Penn State's Terrorism Center responds to death of Osama bin Laden

UNIVERSITY PARK, Pa. -- Experts at Penn State's International Center for the Study of Terrorism (ICST) have responded to the death of Osama bin Laden. Bin Laden, founder and former leader of al-Qaeda, and at least two of his compatriots were killed May 1 by U.S. Special Forces in an assault on a large house in Abbottabad, Pakistan, more than 20 miles outside of Islamabad.

"The boogeyman, and for many, the face of terrorism, has finally been put down," said John Horgan, director of the ICST. "The event will serve as a badly needed morale-boost for U.S. troops serving overseas, and, as we approach the 10-year mark since the Sept. 11, 2001 terrorist attacks, the news may come as some small relief to those bereaved friends and families for whom the pending anniversary will be especially difficult."

"Surprisingly, bin Laden was not found where everybody predicted he would be, in a remote tribal area," Horgan said. "The event is most likely the result of an intensive and long-running intelligence operation, and it’s equally likely that the Pakistani security services played a key role in this."

He cautioned that bin Laden has not been operationally involved with al-Qaeda for some time and said that fact changes the way the assassination will affect the movement.

"While this is a critical psychological blow to Al Qaeda and its affiliates, the reality is that bin Laden has not occupied an operational role in the movement for several years now. The Al Qaeda that existed in early 2001 has long gone," Horgan said.

Mia Bloom, a fellow at ICST, concurred, and said the future of al-Qaeda's leadership is not clear-cut.

"It’s highly unlikely that bin Laden’s second-in-command, Ayman al-Zawahiri, will effectively galvanize the movement. He is a deeply divisive figure and he doesn’t ooze an ounce of the charm that bin Laden in his heyday did, nor does he even come close to the kind of allure on offer by Anwar al-Awlaki (leader of al-Qaeda in the Arabian Peninsula -- AQAP). In effect, bin Laden has no real replacement."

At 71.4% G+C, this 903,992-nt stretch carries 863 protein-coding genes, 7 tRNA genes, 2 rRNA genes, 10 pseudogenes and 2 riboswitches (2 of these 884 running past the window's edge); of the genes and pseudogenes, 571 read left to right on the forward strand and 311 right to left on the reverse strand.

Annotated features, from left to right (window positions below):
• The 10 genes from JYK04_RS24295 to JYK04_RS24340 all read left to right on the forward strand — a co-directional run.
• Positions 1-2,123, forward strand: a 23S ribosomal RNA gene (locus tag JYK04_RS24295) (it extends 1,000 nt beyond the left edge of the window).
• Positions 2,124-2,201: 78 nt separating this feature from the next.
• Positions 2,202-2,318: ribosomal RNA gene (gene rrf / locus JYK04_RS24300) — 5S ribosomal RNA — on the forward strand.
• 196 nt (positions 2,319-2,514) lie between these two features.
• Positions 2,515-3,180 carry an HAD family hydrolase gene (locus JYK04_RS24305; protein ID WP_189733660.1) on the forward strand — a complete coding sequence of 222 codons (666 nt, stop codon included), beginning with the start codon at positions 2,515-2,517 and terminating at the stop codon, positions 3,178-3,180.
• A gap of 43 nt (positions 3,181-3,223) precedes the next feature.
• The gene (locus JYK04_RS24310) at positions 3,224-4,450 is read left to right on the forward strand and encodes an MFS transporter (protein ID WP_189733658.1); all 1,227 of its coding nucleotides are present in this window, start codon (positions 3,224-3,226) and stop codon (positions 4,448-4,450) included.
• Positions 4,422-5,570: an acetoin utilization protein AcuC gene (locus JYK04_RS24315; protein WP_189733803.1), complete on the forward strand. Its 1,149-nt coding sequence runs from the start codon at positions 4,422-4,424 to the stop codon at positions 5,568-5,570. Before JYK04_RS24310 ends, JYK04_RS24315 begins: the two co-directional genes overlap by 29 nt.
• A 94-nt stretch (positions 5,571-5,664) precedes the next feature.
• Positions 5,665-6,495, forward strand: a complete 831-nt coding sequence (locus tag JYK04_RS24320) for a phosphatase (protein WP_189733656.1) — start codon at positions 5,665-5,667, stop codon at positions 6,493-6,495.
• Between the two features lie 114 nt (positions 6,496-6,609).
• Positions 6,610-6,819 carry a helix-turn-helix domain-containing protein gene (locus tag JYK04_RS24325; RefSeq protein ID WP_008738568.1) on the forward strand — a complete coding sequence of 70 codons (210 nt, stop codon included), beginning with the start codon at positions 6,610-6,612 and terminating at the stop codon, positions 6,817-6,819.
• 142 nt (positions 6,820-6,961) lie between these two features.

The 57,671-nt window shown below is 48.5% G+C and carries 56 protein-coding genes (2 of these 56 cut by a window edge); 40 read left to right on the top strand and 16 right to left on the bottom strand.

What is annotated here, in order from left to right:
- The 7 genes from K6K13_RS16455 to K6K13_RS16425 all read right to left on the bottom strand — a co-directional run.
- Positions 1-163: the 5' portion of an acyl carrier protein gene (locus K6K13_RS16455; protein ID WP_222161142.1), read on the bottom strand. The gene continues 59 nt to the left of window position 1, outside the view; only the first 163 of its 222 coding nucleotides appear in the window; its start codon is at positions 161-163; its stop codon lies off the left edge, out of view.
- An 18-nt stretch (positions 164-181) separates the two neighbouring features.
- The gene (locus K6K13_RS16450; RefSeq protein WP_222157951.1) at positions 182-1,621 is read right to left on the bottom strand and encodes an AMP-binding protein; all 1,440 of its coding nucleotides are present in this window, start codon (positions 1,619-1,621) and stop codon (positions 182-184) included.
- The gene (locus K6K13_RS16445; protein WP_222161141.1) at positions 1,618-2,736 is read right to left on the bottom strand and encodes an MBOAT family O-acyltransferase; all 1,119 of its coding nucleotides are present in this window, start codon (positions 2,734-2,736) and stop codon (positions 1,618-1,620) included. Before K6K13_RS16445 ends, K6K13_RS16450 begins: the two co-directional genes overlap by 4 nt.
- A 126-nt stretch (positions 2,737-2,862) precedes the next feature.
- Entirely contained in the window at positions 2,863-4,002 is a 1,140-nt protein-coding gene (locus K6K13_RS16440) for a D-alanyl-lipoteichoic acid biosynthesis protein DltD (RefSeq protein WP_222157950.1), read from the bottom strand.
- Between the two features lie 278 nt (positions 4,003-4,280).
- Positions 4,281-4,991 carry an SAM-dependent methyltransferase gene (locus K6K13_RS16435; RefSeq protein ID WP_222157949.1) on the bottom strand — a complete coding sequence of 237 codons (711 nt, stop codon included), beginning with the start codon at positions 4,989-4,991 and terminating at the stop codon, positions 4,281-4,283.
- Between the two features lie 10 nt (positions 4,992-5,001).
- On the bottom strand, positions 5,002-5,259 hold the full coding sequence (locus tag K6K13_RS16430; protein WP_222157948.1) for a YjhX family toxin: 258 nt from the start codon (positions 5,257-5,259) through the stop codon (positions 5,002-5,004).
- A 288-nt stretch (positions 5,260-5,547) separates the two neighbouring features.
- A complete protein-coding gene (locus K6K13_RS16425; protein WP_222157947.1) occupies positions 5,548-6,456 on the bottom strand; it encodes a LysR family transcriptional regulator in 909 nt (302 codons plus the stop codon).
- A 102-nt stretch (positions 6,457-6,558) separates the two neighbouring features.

However, Bloom said, bin Laden’s death won’t mean an end to the threat of terrorist attacks aimed at Americans.

"As far as the future is concerned, the death of one man, even bin Laden, will not end attacks against Americans," she said. "Targeted assassinations rarely result in the end of a terrorist organization and, in fact, might increase the likelihood of competition among the younger generation of al-Qaeda affiliates to lead the movement in the future."

Horgan agreed.

"Undoubtedly, the more significant threat in recent years has been from AQAP, who were inspired by bin Laden’s ideas. His assassination may provide them, and Anwar al-Awlaki in particular, with the opportunity to be the new face of terrorism," Horgan said.

Dedicated to the scientific study of terrorism and political violence, the International Center for the Study of Terrorism, based in the College of the Liberal Arts at Penn State, engages in research, teaching and training activities that are international in scope and multidisciplinary in nature. The Center is committed to promoting and engaging in data-driven empirical research performed to the highest academic standards.

For more information, or media inquiries, contact Alex Novak, ICST executive director, at anovak@psu.edu or 814-863-9550. To learn more about the ICST, visit http://www.icst.psu.edu/ online.

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Last Updated May 02, 2011